The situation was subtle. Tisserand returns again and again to themes of color change, hidden identities, secret lives, and double consciousness in Krazy Kat. The comic became a place where Herriman could wear his heart daringly near his sleeve with little real fear that his themes would be traced to his identity. Tisserand draws parallels between Herriman and Charles Schulz, who similarly worked many a self-revelation into his comics, but in ways indecipherable to the general reader, or possibly even to his close acquaintances. And if the closest of their friends could have guessed the import of those personal allegories, they would likely only have sympathized the more with the artists.
Focused as he is on "black and white" in Herriman's work, Tisserand never lets the theme dominate his exploration of Herriman's life; there is no key to all mythologies here. To the outside world, Herriman was a preternaturally modest, generous, and likable genius. For years, he had an arrangement – one that Tisserand cannot fully account for – with the pioneering silent-comedy film producer Hal Roach, whereby Herriman set up workspace in Roach's studio and drew Krazy Kat while Harold Lloyd and Laurel & Hardy worked on films nearby – a cross-fertilization that might bear a lot more critical analysis, but which was somehow vital to both parties. Herriman was beloved among comics artists, an icon to many a modernist (from e.e. cummings to Pablo Picasso), and a deeply influential artist and writer. Yet he dealt with a great deal of personal tragedy, including the much-too-young deaths of his wife Mabel and daughter Bobbie.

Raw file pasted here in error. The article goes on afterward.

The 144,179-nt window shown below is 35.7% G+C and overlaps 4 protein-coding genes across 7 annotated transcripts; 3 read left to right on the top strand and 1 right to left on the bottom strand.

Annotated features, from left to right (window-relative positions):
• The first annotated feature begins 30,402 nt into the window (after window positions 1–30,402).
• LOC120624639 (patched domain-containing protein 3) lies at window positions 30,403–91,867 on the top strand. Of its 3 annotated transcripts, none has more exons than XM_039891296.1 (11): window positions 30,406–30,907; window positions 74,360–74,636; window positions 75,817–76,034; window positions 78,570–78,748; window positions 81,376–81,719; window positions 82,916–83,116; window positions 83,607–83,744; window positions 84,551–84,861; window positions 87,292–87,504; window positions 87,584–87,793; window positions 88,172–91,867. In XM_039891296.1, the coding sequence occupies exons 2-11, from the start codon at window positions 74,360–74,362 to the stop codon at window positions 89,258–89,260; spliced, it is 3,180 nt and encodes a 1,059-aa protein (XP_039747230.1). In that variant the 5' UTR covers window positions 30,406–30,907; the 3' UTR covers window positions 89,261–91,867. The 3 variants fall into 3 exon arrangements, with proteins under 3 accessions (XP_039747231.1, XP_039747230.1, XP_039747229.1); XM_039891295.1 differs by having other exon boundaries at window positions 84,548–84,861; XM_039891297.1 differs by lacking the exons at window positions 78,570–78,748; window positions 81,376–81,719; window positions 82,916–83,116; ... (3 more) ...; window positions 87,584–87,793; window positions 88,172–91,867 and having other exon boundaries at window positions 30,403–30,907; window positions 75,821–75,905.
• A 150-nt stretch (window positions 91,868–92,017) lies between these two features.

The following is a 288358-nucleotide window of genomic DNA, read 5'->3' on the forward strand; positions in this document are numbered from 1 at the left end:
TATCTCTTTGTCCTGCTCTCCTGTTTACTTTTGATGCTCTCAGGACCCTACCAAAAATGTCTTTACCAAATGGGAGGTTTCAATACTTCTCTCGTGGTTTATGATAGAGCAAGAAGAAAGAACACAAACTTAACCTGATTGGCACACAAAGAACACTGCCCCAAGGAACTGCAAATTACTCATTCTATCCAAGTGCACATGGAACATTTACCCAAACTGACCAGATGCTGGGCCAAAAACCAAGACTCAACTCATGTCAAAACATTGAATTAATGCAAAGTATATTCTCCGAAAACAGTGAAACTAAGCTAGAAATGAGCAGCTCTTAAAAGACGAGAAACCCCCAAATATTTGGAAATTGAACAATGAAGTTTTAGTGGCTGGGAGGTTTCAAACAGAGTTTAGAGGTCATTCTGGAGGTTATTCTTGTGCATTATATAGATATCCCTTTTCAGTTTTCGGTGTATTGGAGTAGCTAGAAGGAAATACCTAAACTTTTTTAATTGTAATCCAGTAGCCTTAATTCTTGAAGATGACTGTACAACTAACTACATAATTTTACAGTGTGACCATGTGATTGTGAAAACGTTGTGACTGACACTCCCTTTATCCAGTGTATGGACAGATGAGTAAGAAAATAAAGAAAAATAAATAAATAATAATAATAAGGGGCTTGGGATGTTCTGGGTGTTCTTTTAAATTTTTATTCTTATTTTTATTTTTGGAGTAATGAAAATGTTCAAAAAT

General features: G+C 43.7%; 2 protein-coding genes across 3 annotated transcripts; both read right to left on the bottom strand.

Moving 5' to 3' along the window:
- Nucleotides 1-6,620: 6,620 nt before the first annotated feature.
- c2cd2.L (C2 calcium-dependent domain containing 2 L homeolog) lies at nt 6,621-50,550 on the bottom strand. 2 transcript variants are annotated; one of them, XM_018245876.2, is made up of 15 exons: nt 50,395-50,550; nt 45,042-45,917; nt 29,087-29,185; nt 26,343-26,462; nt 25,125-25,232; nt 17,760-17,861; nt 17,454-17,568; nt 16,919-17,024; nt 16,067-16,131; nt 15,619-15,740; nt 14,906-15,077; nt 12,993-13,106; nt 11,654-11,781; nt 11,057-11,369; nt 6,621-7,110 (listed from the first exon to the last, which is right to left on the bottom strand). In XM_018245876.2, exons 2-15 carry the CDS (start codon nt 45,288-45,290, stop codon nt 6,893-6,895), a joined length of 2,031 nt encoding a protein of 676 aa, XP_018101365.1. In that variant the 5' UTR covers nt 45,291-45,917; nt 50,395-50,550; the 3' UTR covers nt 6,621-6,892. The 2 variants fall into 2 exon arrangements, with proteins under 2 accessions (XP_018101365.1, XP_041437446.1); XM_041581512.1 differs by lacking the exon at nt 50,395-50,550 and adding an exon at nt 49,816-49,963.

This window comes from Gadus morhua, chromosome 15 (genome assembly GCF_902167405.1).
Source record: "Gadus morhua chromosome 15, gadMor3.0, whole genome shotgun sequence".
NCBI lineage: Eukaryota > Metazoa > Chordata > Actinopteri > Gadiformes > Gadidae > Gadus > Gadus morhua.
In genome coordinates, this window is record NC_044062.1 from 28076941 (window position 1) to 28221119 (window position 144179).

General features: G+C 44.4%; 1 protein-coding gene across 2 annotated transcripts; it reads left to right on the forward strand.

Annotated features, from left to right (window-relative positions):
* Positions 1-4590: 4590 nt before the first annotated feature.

Herriman himself lived only to the age of 63. Beset by various lifelong ailments – conditions difficult to diagnose at this distance – he thought of himself as an old man well before his time, even for someone who grew up in an era of lesser life expectancy and quicker aging. At that, he outlived several of his closest friends, including Charles Van Loan, Tad Dorgan (il miglior fabbro among cartoonists), and E.C. Segar (creator of Popeye). There is always something incipiently tragic about a life where we know the "outcome," though we must remember that Herriman didn't know his own outcome, and seems to have experienced a great deal of happiness, even as a widower and bereaved father. He was truly an American original.
Tisserand, Michael. Krazy: George Herriman, a life in black and white. New York: Harper, 2016.